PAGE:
American wireless carrier Sprint Nextel Corp. has a major problem on its hands - it has been hit with a federal class-action lawsuit that seeks reimbursement for over $1.2 billion in early termination fees the company charged subscribers since 1999. Early termination fees, or ETFs, are charges typically incurred by subscribers when they break out of their contracts early.
The companies argue that the fees are a necessary way to recoup the subsidies paid out to keep cellphones cheap. The consumer-advocacy groups argue the fees unfairly restrict consumers from switching services. The issue is being debated in courts around the country and at the Federal Communications Commission.
The lawsuit follows a legal defeat suffered by Sprint in July when a California judge ruled the wireless carrier would have to pay $73 million for its early-termination fee practices. The same attorney for the California case, Scott Bursor, widened the scope to a national class-action suit and is seeking a broader refund.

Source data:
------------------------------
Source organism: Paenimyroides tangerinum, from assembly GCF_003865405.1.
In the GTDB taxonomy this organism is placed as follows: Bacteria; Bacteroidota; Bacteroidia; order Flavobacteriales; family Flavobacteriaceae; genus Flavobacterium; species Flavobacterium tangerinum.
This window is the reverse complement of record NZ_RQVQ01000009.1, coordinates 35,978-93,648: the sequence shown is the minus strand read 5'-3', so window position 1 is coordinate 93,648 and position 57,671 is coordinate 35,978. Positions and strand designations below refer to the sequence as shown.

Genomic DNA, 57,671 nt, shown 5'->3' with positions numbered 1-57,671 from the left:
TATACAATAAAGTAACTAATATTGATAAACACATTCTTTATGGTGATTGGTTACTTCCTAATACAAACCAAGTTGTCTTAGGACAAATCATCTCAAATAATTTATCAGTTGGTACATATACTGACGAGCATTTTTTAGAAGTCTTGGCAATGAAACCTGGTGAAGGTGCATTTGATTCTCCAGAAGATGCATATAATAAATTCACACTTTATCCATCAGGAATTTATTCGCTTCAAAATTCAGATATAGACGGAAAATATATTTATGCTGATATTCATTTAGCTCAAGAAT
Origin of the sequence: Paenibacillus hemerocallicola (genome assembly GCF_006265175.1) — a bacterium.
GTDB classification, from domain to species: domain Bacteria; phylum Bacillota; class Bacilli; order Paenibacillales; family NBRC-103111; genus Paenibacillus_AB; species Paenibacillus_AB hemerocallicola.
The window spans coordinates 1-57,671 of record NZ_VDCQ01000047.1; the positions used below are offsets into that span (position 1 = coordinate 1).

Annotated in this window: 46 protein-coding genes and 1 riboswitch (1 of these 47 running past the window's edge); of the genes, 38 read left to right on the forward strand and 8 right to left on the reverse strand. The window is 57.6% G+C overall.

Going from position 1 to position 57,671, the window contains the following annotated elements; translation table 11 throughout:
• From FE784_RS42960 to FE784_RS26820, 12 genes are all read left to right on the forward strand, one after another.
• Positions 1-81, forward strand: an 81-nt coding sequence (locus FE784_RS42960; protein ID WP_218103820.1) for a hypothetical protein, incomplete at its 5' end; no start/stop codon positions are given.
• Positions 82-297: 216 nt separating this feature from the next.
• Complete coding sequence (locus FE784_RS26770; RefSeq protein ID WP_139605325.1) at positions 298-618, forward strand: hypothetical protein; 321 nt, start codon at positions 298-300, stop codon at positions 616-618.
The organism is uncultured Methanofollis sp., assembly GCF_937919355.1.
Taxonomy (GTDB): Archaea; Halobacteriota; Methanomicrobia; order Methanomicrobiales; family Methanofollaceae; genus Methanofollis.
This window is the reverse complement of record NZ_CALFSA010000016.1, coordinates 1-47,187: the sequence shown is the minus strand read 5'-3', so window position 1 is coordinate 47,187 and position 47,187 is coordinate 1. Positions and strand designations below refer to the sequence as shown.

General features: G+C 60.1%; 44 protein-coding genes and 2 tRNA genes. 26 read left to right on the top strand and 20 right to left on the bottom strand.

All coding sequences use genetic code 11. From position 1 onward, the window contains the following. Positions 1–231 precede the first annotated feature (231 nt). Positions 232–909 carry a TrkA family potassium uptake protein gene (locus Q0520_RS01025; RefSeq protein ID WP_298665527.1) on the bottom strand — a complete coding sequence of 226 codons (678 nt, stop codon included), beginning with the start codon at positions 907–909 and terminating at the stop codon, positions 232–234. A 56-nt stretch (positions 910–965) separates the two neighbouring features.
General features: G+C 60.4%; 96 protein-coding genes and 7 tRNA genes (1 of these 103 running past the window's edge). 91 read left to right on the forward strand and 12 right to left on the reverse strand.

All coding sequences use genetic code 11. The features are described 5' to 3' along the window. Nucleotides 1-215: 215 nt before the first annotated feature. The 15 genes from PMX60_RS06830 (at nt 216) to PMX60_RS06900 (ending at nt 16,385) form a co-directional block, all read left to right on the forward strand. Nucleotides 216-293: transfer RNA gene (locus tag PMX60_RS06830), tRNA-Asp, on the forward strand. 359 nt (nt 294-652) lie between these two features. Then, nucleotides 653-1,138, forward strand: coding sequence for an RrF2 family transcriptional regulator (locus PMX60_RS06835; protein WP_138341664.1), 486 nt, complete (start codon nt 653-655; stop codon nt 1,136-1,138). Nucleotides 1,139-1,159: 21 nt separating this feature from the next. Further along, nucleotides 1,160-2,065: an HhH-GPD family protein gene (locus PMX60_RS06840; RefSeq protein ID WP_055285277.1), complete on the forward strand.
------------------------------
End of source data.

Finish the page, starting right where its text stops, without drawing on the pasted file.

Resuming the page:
In the California case, ''we proved that the fees bear no relation to any cost incurred by the company,'' Bursor said in a Monday release. ''And we proved that the fees were established as an arbitrary penalty to try to prevent dissatisfied customers from leaving. Now we will prove that the fees violate federal law as well.''
The current federal class-action suit, filed on 29 October in a US District Court in California, alleges that the $150 to $200 fees violated the Federal Communications Act and laws in every state, and says the fees from 1999 to present total about $1.2 billion.
Bursor was also involved in a $21 million settlement about early-termination fees with Verizon Wireless and is involved in pending legal action about the fees against other leading wireless carriers.
Sprint, however, was dismissive of the suit. "We view it as cynical and opportunistic," said spokesman Matthew Sullivan. He said a jury in the California case earlier had ruled in favor of Sprint.
Sprint and Bursor both noted that the California ruling isn't final. "The critical point was that the ruling was preliminary," Sullivan said. "If [Bursor] is basing the case on the premise that the northern California lawsuit is final, he's being presumptuous."
Judge Bonnie Sabraw of the Alameda County, California, Superior Court will hear arguments on the California case on Thursday in Oakland. A final decision is expected within 90 days after the hearing.